The establishment of the germ theory and the identification of specific microbes as the causative agents of a wide variety of infectious diseases has led to enormous advances, particularly the development of vaccines and, ultimately, antimicrobials. Over 50 years ago, following the successes of the widespread use of penicillin, the development of polio vaccines and the discovery of drugs for tuberculosis, a general optimism pervaded many people with the famous urban legend describing the Surgeon General of the United States, William H. Stewart, declaring: “the war against infectious diseases has been won”. Unfortunately, in the field of virology nothing is more wrong than that optimistic feeling, in fact, in an age of global air travel, climate change and ecological disturbances, we are constantly exposed to the threat of emerging infectious diseases. We are experiencing a viral pandemic with a devastating impact around the world that has changed our most basic rules of life. Due to the SARS-CoV-2 pandemic, the event was conceived as a digital version of the flagship annual meeting of the Italian Society of Virology SIV-ISV, whose symposia and activities are designed to achieve the same scientific and networking objectives.
The SARS-CoV-2 pandemic has obviously kept most of us very busy throughout 2020 and early 2021 and will continue to do so. The 2021 SIV-ISV Annual Meeting will therefore devote enough time to this topic for everyone to catch up with the latest developments and discuss burning issues with experts in this field. In fact, two specific sessions will be dedicated to analyzing different aspects of the pandemic: “COVID-19: evolution of a virus” and “COVID-19: pathogenesis, prevention and control”.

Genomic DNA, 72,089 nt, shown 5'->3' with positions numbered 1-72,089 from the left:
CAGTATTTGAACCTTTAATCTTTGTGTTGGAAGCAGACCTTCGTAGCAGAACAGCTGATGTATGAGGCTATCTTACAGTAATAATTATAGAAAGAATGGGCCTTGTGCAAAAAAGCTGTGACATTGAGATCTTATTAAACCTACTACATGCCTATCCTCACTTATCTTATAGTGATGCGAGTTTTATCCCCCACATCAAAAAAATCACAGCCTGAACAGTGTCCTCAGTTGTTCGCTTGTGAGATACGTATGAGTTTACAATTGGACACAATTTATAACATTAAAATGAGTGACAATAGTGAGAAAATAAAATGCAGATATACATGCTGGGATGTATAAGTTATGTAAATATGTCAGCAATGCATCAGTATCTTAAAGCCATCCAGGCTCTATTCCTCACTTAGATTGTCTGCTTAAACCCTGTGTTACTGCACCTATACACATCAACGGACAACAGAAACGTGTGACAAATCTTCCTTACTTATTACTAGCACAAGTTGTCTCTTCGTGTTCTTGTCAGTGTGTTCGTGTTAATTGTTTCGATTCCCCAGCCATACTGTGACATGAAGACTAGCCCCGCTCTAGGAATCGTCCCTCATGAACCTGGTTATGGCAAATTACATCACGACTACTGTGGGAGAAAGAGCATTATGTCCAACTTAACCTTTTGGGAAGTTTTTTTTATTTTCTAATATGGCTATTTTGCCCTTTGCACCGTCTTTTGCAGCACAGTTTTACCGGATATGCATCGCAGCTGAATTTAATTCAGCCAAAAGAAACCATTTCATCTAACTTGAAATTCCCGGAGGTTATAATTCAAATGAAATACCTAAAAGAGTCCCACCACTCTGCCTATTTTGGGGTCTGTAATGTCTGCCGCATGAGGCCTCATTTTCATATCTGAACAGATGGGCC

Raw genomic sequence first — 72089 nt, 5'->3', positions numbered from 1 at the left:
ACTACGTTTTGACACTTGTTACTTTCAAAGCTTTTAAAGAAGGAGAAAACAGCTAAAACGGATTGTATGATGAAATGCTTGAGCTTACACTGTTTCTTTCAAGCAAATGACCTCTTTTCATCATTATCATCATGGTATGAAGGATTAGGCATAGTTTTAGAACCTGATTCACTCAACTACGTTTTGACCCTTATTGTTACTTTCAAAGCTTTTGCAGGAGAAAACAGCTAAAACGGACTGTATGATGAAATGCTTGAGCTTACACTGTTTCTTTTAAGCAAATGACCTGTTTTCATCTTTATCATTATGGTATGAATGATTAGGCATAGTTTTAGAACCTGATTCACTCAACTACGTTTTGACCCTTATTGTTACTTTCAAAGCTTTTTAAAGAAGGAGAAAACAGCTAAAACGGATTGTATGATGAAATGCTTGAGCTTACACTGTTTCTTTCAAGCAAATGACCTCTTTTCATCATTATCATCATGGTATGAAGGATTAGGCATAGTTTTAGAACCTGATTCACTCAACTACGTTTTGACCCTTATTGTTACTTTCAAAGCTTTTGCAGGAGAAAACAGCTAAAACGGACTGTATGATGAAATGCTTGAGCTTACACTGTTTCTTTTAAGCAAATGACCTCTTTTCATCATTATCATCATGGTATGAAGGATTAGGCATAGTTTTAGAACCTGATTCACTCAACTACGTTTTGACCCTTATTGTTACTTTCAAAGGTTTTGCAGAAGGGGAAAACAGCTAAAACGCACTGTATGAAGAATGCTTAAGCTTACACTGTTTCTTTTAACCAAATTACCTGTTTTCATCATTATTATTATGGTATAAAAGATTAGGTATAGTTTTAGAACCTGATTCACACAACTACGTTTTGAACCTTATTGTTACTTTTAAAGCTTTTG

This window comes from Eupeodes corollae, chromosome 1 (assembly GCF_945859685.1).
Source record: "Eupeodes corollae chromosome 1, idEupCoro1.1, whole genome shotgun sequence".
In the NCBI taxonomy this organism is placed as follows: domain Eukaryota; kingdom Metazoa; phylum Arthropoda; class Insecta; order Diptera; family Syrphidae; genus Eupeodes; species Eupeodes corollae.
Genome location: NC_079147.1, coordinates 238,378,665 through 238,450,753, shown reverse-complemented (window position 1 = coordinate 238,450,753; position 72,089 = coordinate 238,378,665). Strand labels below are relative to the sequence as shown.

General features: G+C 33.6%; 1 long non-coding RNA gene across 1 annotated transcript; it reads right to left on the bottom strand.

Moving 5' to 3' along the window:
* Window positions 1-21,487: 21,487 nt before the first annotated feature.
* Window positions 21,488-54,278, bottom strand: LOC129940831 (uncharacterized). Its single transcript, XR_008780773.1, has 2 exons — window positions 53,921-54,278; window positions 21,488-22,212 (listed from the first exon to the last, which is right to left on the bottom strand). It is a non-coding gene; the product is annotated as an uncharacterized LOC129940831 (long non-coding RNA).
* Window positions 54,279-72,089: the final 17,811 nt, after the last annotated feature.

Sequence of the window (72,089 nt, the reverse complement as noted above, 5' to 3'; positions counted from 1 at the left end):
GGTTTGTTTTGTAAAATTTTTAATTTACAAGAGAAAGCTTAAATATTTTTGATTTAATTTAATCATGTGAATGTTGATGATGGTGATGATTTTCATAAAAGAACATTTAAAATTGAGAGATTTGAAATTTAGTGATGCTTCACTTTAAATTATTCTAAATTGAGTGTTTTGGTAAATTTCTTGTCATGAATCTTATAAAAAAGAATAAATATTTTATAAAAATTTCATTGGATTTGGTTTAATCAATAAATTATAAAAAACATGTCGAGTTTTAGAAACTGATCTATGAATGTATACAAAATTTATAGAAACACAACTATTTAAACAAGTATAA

Deepening the knowledge of SARS-CoV-2 will allow us to find effective ‘weapons’ against the COVID-19 disease. Clinical and scientific communities have made joint efforts to reduce the severe impact of the epidemic. However, it is important to generate new knowledge on the mechanisms of SARS-CoV-2 infection and the impact on its hosts, to guide the design of innovative therapies and specific vaccines for COVID-19. Understanding of individual and population immunity to SARS-CoV-2 remains incomplete and the development of reliable diagnostic has been the focus of the global scientific effort. Preventing new SARS-CoV-2 infections may be the most effective approach, not only to prevent COVID-19 but also to block the spread of the virus around the world.
The meeting will also feature sessions covering various aspects of general virology, from diagnostics to biotechnology as well as the latest research into innovative antiviral therapies and oncological virology. In addition, topics related to the virology of plants and the environment as well as veterinary virology are other topics of particular interest in the virological field and which deserve a dedicated space within the Congress.
Guido Antonelli (Rome, Italy)
Franco Buonaguro (Naples, Italy)
Arnaldo Caruso (Brescia, Italy)
Massimiliano Galdiero (Naples, Italy)
Giuseppe Portella (Naples, Italy)